George’s solution looked great to me, but I sent it to Klaus to review, just to be sure. As expected, he was impressed by the paper and I queued it up to see print. The solution generated some media attention for George, which led to him being noticed by people at Google (an American company, of course). They approached him and, after he cleared the interviewing hurdles, offered him a position, which he accepted. I was very happy that George found the solution, but of course that left me with one less unsolved cipher to write about in my forthcoming book. Not a problem. As it turns out there are far more intriguing unsolved ciphers than can be fit in a single volume. One less won’t make any difference.

Later on, but still before the book saw print, I delivered a similar lecture at the Charlotte International Cryptologic Symposium held in Charlotte, North Carolina. This time, unlike at the Naval Academy, Klaus Schmeh was in the audience.

One of the ciphers that I shared was fairly new to me. I had not spoken about it publicly prior to this event. It appeared on a tombstone in Ohio and seemed to be a Masonic cipher. It didn’t look to be sophisticated, but it was very short and shorter ciphers are harder to break. Brent Morris, a 33rd degree Mason with whom I had discussed it, thought that it might be a listing of initials of offices, such as PM, PHP, PIM (Past Master, Past High Priest, Past Illustrious Master), that the deceased had held. This cipher was new to Klaus and he made note of it and later blogged about it. Some of his followers collaborated in an attempt to solve it and succeeded. Because I hadn’t even devoted a full page to this cipher in my book, I left it in as a challenge for readers, but also added a link to the solution for those who want to see the solution right away.

Bauer

Figure 2. A once mysterious tombstone just south of Metamora, Ohio.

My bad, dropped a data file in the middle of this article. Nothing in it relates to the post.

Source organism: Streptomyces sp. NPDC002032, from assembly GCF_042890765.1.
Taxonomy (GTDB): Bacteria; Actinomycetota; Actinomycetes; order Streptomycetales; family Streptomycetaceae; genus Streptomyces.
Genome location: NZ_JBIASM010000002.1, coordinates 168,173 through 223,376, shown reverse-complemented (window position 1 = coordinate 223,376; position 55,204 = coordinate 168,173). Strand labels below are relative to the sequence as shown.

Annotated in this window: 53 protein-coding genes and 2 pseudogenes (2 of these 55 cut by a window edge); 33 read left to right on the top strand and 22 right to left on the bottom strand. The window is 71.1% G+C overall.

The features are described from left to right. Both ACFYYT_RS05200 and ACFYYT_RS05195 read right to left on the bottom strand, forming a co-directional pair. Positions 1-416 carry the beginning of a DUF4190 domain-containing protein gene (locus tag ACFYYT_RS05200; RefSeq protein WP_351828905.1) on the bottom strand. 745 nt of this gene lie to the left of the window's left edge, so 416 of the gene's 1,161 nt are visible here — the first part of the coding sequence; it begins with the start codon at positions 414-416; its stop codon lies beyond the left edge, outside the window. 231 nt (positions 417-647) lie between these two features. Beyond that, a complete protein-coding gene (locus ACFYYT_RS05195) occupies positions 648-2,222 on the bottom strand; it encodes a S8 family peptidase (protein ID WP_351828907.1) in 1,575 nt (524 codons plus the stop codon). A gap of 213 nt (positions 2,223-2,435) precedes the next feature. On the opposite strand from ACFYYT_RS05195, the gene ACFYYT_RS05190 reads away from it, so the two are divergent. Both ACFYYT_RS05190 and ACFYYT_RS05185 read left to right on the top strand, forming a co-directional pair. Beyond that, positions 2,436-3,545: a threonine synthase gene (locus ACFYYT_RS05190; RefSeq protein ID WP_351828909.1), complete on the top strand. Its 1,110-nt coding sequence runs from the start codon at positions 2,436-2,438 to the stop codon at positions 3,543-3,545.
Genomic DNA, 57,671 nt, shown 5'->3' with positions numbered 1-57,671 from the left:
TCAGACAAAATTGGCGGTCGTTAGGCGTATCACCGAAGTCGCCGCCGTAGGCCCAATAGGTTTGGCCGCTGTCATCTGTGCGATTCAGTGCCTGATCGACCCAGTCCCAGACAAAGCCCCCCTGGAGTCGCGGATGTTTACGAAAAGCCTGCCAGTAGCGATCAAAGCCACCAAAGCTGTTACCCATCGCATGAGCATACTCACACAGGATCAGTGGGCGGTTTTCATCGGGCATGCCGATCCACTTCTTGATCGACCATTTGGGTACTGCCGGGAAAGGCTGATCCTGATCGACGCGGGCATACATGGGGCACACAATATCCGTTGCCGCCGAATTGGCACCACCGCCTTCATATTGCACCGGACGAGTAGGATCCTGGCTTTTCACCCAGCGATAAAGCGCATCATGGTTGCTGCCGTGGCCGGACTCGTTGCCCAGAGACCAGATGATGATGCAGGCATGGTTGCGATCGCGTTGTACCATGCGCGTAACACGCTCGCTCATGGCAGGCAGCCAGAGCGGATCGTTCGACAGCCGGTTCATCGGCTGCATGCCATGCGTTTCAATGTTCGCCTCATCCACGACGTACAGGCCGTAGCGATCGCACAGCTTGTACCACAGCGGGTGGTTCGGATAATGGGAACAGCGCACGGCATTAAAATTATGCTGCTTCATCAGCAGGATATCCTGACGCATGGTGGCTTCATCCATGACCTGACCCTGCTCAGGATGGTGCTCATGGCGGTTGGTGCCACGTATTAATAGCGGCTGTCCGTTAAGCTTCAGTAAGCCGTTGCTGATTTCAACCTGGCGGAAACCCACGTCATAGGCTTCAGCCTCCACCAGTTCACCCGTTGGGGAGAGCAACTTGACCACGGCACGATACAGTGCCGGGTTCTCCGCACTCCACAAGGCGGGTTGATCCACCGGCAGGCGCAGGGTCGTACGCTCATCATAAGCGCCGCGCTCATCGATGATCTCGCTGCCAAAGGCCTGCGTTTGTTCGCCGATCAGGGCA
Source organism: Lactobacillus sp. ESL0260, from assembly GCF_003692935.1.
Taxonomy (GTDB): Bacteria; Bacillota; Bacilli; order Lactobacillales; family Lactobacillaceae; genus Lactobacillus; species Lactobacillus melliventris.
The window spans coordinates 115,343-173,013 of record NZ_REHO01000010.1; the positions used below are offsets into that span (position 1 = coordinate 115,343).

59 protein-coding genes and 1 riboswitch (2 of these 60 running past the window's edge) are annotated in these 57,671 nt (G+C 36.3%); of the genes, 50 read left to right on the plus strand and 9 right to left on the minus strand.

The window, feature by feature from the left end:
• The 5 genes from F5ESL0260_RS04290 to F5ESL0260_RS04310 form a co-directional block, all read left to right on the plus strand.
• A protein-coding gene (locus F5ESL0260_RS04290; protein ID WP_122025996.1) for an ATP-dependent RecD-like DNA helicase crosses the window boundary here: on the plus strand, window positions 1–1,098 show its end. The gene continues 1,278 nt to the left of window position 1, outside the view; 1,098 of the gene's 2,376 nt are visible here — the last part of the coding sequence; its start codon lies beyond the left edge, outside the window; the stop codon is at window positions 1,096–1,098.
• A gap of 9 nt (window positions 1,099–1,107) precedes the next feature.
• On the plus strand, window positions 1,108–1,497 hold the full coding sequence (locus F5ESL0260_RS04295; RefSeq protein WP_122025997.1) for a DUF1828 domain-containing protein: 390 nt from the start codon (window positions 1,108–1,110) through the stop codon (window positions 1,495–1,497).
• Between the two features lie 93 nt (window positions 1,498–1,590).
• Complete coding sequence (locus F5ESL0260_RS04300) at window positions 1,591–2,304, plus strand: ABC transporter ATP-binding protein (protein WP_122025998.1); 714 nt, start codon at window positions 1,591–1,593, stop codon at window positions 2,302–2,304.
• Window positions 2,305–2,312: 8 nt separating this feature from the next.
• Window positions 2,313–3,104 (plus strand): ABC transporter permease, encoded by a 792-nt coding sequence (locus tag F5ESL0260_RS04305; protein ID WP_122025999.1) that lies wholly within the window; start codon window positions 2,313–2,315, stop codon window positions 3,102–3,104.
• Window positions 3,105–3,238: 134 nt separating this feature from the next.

So, what was my role in all of this? Getting the ball rolling, that’s all. The work was done by Germans and an Israeli, but America and England benefited as well, as Google gained yet another highly intelligent and creative employee and a British owned journal received another great paper.

I look forward to hearing from other people from around the globe, as they dive into the challenges I’ve brought forth. The puzzles of the past don’t stand a chance against the globally networked geniuses of today!

Craig P. Bauer is professor of mathematics at York College of Pennsylvania. He is editor in chief of the journal Cryptologia, has served as a scholar in residence at the NSA’s Center for Cryptologic History, and is the author of Unsolved!: The History and Mystery of the World’s Greatest Ciphers from Ancient Egypt to Online Secret Societies. He lives in York, Pennsylvania.

 

[1] It was split into two parts for the YouTube channel. You can see them at https://www.youtube.com/watch?v=qe0JhEajfj8 (Part 1) and https://www.youtube.com/watch?v=5L12gjgMOMw (Part 2). A few years later, I got cleaned up and delivered an updated version of the talk at the International Spy Museum. That talk, aimed at a wider audience, may be seen at https://www.youtube.com/watch?v=rsdUDdkjdQg.

[2] Schmeh, Klaus, Nicht zu Knacken, Carl Hanser Verlag, Munich, 2012.